Higher Degree Research Project: Impact of B-type natriuretic peptide (BNP) on stabilisation and function of the myocardium
Supervised by: Dr S Liu, Dr Y Chirkov and Professor J Horowitz We have recently shown that BNP exerts important anti-inflammatory effects, by stabilising white blood cells and diminishing superoxide production. We wish to determine whether this results in limitation of inflammatory change within the heart, and whether this anti-inflammatory effect of BNP is lost in acute heart failure.
Higher Degree Research Project: The heart in stress: Tako-Tsubo cardiomyopathy
Supervised by Dr TH Nguyen and Professor J Horowitz Tako-Tsubo syndrome (TS) occurs mainly in ageing women as a dysfunctional, inflammatory response of the heart to adrenaline. We have partially characterised the chemical signal transduction pathway in TS, and now seek to evaluate potential therapeutic avenues, using intact animal models, essentially to characterize the impairment in post-receptor signaling.
Higher Degree Research Project: Defects in physiological regulation of platelet aggregation: implications in the setting of potential coronary stenting
Supervised by Dr Y Chirkov and Professor J Horowitz We are studying regulation of blood clot formation in patients with different cardiac conditions. Blood clots cause heart attacks and strokes. Clot formation can be prevented with special medications (eg. clopidogrel or ticagrelor), which are used clinically to prevent thrombosis. Our research is aiming to identify a reason for the frequently occurring less-than-expected response to these medications. We are focusing on platelets because the starting point for blood clot is platelet aggregation. Autacoids, naturally occurring within the organism (e.g. nitric oxide and prostacyclin) which are supposed to control the normal function of platelets, stop working properly in patients with cardio-vascular diseases. It turns out that the platelet adenylate cyclase system is particularly important in predicting responses to clopidogrel and related drugs, implying that defective adenylate cyclase signalling may be the basis for poor patient responses to this class of drugs. We are trying to work out what is going wrong with this regulation and how it could be restored.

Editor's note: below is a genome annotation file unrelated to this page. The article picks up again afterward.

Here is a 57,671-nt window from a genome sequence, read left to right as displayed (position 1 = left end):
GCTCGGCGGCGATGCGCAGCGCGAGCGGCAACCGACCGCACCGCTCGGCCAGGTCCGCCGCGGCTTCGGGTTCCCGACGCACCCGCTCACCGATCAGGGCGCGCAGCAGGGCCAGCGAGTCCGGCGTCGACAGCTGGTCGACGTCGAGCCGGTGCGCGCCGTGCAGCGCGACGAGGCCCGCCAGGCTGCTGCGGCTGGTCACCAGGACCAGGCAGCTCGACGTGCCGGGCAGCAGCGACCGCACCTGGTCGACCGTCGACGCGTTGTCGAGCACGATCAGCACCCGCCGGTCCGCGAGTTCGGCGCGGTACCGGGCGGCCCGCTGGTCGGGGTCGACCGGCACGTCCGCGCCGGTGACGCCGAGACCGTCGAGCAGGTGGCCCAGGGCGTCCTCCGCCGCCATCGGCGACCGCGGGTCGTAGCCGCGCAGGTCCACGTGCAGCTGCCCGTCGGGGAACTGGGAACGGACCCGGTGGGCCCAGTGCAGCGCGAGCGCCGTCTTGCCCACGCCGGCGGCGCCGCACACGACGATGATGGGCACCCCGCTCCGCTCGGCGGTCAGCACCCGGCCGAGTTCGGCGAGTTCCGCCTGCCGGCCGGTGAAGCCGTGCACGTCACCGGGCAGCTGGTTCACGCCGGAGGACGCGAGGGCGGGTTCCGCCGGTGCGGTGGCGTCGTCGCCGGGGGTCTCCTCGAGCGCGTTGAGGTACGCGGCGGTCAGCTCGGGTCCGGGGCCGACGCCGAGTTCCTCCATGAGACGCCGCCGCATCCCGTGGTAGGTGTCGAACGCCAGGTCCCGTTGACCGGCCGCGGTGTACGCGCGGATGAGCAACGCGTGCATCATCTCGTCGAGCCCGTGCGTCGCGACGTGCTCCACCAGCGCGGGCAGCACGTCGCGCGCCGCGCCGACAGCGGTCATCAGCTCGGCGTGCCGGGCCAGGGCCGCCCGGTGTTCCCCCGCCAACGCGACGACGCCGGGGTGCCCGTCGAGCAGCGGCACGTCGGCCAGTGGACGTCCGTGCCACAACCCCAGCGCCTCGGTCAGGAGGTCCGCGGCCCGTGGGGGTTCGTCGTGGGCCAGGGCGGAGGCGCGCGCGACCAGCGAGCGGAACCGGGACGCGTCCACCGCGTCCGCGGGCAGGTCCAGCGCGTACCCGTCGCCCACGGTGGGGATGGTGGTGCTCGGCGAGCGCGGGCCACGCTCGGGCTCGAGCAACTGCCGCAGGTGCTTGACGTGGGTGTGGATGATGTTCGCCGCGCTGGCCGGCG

also refer to p95 of BHI Research Report 2017
An antiangiogenic isoform of VEGF-A contributes to impaired vascularization in peripheral artery disease

Kikuchi R, Nakamura K, MacLauchlan S, Ngo DT, Shimizu I, Fuster JJ, Katanasaka Y, Yoshida S, Qiu Y, Yamaguchi TP, Matsushita T, Murohara T, Gokce N, Bates DO, Hamburg NM, Walsh K. An antiangiogenic isoform of VEGF-A contributes to impaired vascularization in peripheral artery disease. Nat Med; 2014. 20(12): 1464-71. 

Antiangiogenic actions of vascular endothelial growth factor-A165b, an inhibitory isoform of vascular endothelial growth factor-A, in human obesity

Ngo DT, Farb MG, Kikuchi R, Karki S, Tiwari S, Bigornia SJ, Bates DO, LaValley MP, Hamburg NM, Vita JA, Hess DT, Walsh K, Gokce N. Antiangiogenic actions of vascular endothelial growth factor-A165b, an inhibitory isoform of vascular endothelial growth factor-A, in human obesity. Circulation; 2014. 130(13): 1072-80.

Mitochondrial remodeling in mice with cardiomyocyte-specific lipid overload

Elezaby A, Sverdlov AL, Tu VH, Soni K, Luptak I, Qin F, Liesa M, Shirihai OS, Rimer J, Schaffer JE, Wilson S C, Edward J M. Mitochondrial remodeling in mice with cardiomyocyte-specific lipid overload. J Mol Cell Cardiol; 2015. 79: 275-83.

Intravenous sodium nitrite in acute ST-elevation myocardial infarction: a randomized controlled trial (NIAMI)

Siddiqi N, Neil C, Bruce M, MacLennan G, Cotton S, Papadopoulou S, Feelisch M, Bunce N, Lim PO, Hildick-Smith D, Horowitz J, Madhani M, Boon N, Dawson D, Kaski JC, Frenneaux M; NIAMI investigators. Intravenous sodium nitrite in acute ST-elevation myocardial infarction: a randomized controlled trial (NIAMI). Eur Heart J; 2014. 35(19): 1255-62. 

Determinants of aortic sclerosis progression: implications regarding impairment of nitric oxide signalling and potential therapeutics

Sverdlov AL, Ngo DT, Chan WP, Chirkov YY, Gersh BJ, McNeil JJ, Horowitz JD. Determinants of aortic sclerosis progression: implications regarding impairment of nitric oxide signalling and potential therapeutics. Eur Heart J; 2012. 33(19): 2419-25.